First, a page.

My mother-in-law is co-signing on a mortgage loan for us. The loan will be in her name. My husband?

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and I will be on the title. My husband and I, not my mother-in-law will be making the mortgage payments. Who can claim the mortgage interest on their tax returns? She will not be making the payments at all.

  1. Reply
    April 30, 2011 at 12:13 am

    If she is only the co-signor you would claim the interest you paid. I would keep all my records if she is making this an issue.

  2. Reply
    April 30, 2011 at 12:59 am

    The first answer is a good answer however understand the harm you can do to your Mother-in-laws credit, Don’t do her harm!

  3. Reply
    April 30, 2011 at 1:25 am

    Since you are paying the mortgage and your husband is a co-signer, you can take the mortgage interest like usual on your tax return. The property tax can also go on your Schedule A with your mortgage interest. Here’s a few other items you can take on your Schedule A
    State and local taxes (withheld from you and your husband’s W-2 wage) or you can take all sales tax you’ve paid throughout the year
    Excise tax paid on vehicles/boats
    Contributions to church and charity (cash and noncash)
    Medical and dental expenses (have to be at least 7.5% of your agi)
    Job expenses (have to be 2.5% of your AGI)

  4. Reply
    April 30, 2011 at 2:03 am

    To claim the mortgage interest deduction you must meet BOTH of the following tests:
    1. You must be LEGALLY required to pay. That means YOUR name is on the mortgage.
    2. You must ACTUALLY pay.
    If the mortgage is paid by someone whose name is not on the mortgage, NO ONE can claim the deduction.

    That said, you appear to miss-understand some of the terms in your question. If the mortgage is in your mother-in-laws name, she is NOT the co-signer. She would be the PRIMARY borrower in that case.

  5. Reply
    April 30, 2011 at 2:32 am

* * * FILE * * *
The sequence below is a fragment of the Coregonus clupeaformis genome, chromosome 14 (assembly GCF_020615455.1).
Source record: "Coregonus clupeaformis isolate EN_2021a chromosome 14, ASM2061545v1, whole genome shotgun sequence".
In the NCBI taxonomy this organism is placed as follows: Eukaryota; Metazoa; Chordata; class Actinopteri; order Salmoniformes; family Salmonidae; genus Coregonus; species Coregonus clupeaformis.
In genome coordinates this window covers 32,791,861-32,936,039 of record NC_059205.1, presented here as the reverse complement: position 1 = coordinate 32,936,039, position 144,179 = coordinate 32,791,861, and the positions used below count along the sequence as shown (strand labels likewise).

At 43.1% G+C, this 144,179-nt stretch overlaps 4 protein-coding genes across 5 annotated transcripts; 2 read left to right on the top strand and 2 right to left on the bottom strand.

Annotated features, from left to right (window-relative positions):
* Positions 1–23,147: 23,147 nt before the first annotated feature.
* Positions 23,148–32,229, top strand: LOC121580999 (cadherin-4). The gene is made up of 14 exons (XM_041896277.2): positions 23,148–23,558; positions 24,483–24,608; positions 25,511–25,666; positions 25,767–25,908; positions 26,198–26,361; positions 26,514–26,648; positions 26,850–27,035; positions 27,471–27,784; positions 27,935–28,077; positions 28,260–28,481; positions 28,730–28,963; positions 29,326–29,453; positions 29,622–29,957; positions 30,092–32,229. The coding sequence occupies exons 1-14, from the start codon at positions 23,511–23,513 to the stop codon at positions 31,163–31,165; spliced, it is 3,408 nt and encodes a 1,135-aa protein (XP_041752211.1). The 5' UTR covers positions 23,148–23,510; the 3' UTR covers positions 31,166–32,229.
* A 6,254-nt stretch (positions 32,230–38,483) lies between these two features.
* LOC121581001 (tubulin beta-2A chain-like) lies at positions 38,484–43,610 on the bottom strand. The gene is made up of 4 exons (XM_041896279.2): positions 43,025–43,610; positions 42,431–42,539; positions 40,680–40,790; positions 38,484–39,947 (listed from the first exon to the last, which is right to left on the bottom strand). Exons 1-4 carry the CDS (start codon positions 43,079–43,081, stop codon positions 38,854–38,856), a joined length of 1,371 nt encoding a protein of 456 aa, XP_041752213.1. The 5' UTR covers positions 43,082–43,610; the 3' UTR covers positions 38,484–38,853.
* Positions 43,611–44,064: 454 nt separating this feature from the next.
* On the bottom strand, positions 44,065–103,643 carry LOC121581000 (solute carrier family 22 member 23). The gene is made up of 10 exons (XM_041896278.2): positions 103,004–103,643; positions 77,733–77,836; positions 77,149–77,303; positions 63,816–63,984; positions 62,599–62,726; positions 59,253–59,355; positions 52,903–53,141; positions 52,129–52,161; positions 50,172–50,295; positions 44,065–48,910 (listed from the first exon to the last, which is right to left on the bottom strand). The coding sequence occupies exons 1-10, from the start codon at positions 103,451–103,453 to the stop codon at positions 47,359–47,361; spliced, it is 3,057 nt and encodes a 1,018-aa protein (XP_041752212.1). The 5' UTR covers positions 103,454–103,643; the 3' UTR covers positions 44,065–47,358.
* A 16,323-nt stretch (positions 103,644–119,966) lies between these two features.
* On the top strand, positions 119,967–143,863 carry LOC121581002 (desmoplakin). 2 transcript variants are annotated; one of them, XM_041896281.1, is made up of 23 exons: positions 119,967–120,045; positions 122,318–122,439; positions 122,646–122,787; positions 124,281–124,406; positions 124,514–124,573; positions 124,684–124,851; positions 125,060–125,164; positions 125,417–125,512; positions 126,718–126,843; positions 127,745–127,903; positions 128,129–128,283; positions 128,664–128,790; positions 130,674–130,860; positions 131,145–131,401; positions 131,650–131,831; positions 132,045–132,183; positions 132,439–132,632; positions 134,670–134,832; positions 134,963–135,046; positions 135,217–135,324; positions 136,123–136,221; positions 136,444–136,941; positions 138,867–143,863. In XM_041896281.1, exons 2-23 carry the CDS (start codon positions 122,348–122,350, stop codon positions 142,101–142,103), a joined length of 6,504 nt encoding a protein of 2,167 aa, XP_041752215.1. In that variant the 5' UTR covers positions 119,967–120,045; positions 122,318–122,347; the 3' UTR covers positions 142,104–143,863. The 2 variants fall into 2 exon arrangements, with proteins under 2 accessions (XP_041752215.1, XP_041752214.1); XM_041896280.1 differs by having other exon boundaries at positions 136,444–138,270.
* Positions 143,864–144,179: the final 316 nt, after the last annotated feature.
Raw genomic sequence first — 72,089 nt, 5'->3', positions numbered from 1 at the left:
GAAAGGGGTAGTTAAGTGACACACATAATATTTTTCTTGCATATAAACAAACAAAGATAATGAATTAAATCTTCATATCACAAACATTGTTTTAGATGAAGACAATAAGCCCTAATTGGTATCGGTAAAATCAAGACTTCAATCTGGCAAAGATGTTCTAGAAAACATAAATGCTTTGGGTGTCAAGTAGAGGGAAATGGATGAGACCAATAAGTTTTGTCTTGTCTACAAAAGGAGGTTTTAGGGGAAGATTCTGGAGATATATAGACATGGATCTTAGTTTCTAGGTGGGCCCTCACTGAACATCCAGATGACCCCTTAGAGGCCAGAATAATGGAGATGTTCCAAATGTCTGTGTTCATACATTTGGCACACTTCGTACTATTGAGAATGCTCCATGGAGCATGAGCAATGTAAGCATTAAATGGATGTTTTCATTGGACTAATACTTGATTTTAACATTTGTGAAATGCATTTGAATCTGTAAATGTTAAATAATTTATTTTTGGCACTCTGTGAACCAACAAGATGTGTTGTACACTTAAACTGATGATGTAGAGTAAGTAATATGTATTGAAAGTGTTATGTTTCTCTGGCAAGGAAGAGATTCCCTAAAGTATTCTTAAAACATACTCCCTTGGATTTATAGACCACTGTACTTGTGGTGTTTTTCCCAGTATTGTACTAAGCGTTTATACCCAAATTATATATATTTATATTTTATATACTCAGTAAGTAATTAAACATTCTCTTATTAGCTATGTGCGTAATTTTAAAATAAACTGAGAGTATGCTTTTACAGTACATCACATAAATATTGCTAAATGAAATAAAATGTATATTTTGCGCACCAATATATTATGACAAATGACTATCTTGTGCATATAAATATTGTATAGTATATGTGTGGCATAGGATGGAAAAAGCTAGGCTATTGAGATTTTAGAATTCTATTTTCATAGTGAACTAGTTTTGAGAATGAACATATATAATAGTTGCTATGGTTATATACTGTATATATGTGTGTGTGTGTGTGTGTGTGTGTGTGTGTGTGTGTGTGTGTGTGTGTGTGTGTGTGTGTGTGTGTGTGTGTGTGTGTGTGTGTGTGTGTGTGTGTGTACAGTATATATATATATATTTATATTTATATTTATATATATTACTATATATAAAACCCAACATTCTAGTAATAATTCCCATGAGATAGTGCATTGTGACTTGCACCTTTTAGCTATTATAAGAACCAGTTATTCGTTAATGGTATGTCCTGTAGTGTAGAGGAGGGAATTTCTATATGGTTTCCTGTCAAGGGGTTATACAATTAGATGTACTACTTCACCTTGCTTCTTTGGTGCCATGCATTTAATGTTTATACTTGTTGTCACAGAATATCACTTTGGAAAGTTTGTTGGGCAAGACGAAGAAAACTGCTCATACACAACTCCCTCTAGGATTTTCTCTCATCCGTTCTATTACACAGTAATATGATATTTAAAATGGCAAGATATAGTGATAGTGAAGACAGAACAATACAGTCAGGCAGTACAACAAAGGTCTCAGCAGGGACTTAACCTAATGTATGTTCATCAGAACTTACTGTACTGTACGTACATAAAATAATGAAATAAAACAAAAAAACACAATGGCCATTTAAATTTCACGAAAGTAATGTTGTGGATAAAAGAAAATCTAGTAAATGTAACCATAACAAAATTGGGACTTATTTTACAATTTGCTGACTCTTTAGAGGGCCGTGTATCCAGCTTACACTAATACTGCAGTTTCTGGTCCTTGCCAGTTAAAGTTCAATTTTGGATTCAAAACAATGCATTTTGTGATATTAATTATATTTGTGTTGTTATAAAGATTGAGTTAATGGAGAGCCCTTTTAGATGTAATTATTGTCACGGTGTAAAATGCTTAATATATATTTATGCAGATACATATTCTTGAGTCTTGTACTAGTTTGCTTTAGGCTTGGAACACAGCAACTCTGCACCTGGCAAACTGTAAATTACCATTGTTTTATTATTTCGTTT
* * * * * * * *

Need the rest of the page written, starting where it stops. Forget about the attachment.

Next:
If your mother has to cosign so that you can get a house, should you really be buying it in the first place? If anything, you should allow her to claim the mortgage interest as a GOODWILL GESTURE. It sounds pretty selfish to try to hog the interest when you wouldnt be getting the house if she didnt help in the first place…….Does anyone else agree???

  6. Reply
    Jo Blo
    April 30, 2011 at 3:16 am

    don’t do it,, get a loan on your own ,, it will be a nightmare and may cost you your marriage

  7. Reply
    April 30, 2011 at 3:41 am

    I’m a little confused here – the normal procedure, if your mother-in-law is cosigning for you, would be that the loan would be in your and your husband’s names, but her name would also be on the loan. If that’s how it’s set up, then you and your husband can take the interest deduction on the mortgage.

    If your name is not on the loan at all, even if it’s on the title, then you aren’t legally responsible to make the payments, so you can’t take the interest deduction even if you pay the mortgage payments – your mother in law couldn’t take them either, for two reasons: she didn’t make the payments, and it’s not her home.

    Long story short – make sure your names are on the loan along with your mother in law.

  8. Reply
    April 30, 2011 at 4:20 am

    If she is only a co-signor, her name is only on the loan in that capacity and you and your husband are the borrowers. You and your husband get the interest deduction.

    However, if her name is on the loan as the borrower and you and your husband are not on the loan at least as co-borrowers then NOBODY gets the interest deduction. You wouldn’t get it since you would not be legally obligated to make the payments, and your MIL wouldn’t since she didn’t actually make the payments.

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